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Federal Tax Bill Recap for Tax Exempt Sector and Donors Federal Tax Bill Recap for Tax Exempt Sector and Donors

Federal Tax Bill Recap for Tax Exempt Sector and Donors

Over the weekend, the Senate passed its final version of the tax reform bill. The House of Representatives passed its version of the bill last month, and the two chambers will now come together in conference to agree upon a final bill for comprehensive tax reform. Congress has indicated that it intends to pass a final version of the bill before year-end. While there are some variations between the two bills, many of the provisions are the same. See a comprehensive chart of the two bills here. There is still some uncertainty about which provisions will be included in a final bill, but below is a brief overview of the key tax reform changes in each bill that may impact tax-exempt organizations and individuals contributing to charity. Unless otherwise noted, all of the provisions below apply to taxable years beginning after Dec. 31, 2017.
The following provisions appear in both the House and Senate versions of the bill:
  • Significantly increases the standard deduction (House Version: $24,400 for a joint return; Senate Version: $24,000) and repeals the personal exemption for individuals and families. This has the potential to dramatically reduce the number of taxpayers who itemize their deductions, because a taxpayer would only do so if itemized deductions exceed the standard deduction. (Note: The Senate bill will sunset after Dec. 31, 2025).
  • Increases the estate and gift tax exclusion from $5,000,000 to $10,000,000 (with inflation adjustments). (Note: The House bill will fully repeal the estate tax after Dec. 31, 2024 (while retaining step-up in basis); the Senate bill will sunset after Dec. 31, 2025).
  • Increases the generation-skipping transfer tax exclusion from $5,000,000 to $10,000,000 (with inflation adjustments). (Note: The House bill will fully repeal the generation-skipping transfer tax after Dec. 31, 2024; the Senate bill will sunset after Dec. 31, 2025).
  • Increases the adjusted gross income limitation on an individual’s charitable contribution deduction from 50% to 60%. (Note: The Senate bill will sunset after Dec. 31, 2025).
  • Imposes a 20% excise tax, paid by the employer, on the excess executive compensation of certain tax-exempt organizations. The tax applies to the amount of compensation (including parachute payments) paid to any of an organization’s five highest-compensated employees in excess of $1,000,000. Applicable tax-exempt organizations include organizations exempt from tax under sections 501(a) (including all 501(c) organizations), 521(b)(1), 115(1), and 527(e)(1). Compensation does not include any employer contributions to a Roth account, but it does include amounts paid by any related organizations. (Note: This provision applies to the five highest-compensated employees of an organization beginning after 2016, even if they are no longer employed by the organization).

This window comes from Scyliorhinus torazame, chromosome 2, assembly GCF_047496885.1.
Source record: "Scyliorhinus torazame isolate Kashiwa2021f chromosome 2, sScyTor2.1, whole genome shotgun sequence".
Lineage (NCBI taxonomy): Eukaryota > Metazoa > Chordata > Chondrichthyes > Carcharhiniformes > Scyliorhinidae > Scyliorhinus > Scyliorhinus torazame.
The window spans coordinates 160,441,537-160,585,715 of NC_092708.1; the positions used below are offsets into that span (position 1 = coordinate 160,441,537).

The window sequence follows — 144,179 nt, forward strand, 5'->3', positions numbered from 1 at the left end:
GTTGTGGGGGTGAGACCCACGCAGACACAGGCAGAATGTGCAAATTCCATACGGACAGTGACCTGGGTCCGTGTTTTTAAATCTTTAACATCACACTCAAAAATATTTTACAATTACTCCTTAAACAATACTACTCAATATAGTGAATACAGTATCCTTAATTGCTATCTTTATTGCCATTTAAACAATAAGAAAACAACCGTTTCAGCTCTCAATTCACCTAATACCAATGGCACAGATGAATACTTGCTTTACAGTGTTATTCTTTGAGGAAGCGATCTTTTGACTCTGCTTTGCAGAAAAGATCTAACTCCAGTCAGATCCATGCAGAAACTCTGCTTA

• Repeals the federal exemption on the interest bondholders currently receive on advance refunding bonds. An advance refunding bond is a bond that is issued more than 90 days prior to the redemption of the refunded bond. Under current law, tax-exempt bonds can be used to advance refund another bond as long as the issuer complies with certain advance refunding restrictions.
  • Imposes a 1.4% excise tax on the net investment income of private colleges and universities and their related organizations that: (1) have at least 500 students; and (2) have assets (not including assets used directly in carrying out the institution's exempt purpose) with an aggregate fair market value of at least $250,000 per full-time student at the end of the preceding year. (Note: The Senate bill provides that assets and net investment income of a related organization that is not controlled by the institution will only be treated as net investment income of the institution if the income is intended or available for the use or benefit of the institution, the aggregate fair market value of the assets must be at least $500,000 per full-time student and schools that do not participate in federal financial aid programs are exempt).
  • Prevents new contributions from being made into Coverdell education savings accounts, but allows Coverdell education savings accounts to be rolled over into qualified tuition programs. Qualified higher education expenses for purposes of a qualified tuition program will include tuition of an elementary or secondary school student at a public, private, or religious school, with a limit of $10,000 per year per beneficiary. (Note: The House bill provides that books, supplies, and equipment required for a registered apprenticeship program will also be treated as qualified higher education expenses).
  • Allows distributions from qualified tuition programs to be rolled over to an ABLE account of the designated beneficiary or a family member of the designated beneficiary. (Note: The Senate bill only allows distributions if the designated beneficiary or his or her family member owns the ABLE account, and the provision would sunset before Jan. 1, 2026).
  • Disallows a deduction for any amount paid for college athletic event seating rights.
  • Repeals the exception that does not require substantiation by individuals for deductions of amounts over $250 if the contribution was reported by the donee.